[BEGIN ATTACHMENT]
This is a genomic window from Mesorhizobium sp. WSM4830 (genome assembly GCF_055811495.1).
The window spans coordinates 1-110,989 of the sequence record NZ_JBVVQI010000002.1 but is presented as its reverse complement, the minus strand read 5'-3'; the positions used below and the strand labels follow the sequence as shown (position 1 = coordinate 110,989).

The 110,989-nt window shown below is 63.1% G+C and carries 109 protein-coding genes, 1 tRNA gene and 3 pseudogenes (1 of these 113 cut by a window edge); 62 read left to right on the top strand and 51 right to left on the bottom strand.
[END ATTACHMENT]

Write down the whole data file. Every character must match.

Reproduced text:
This is a genomic window from Mesorhizobium sp. WSM4830 (genome assembly GCF_055811495.1).
The window spans coordinates 1-110,989 of the sequence record NZ_JBVVQI010000002.1 but is presented as its reverse complement, the minus strand read 5'-3'; the positions used below and the strand labels follow the sequence as shown (position 1 = coordinate 110,989).

The 110,989-nt window shown below is 63.1% G+C and carries 109 protein-coding genes, 1 tRNA gene and 3 pseudogenes (1 of these 113 cut by a window edge); 62 read left to right on the top strand and 51 right to left on the bottom strand.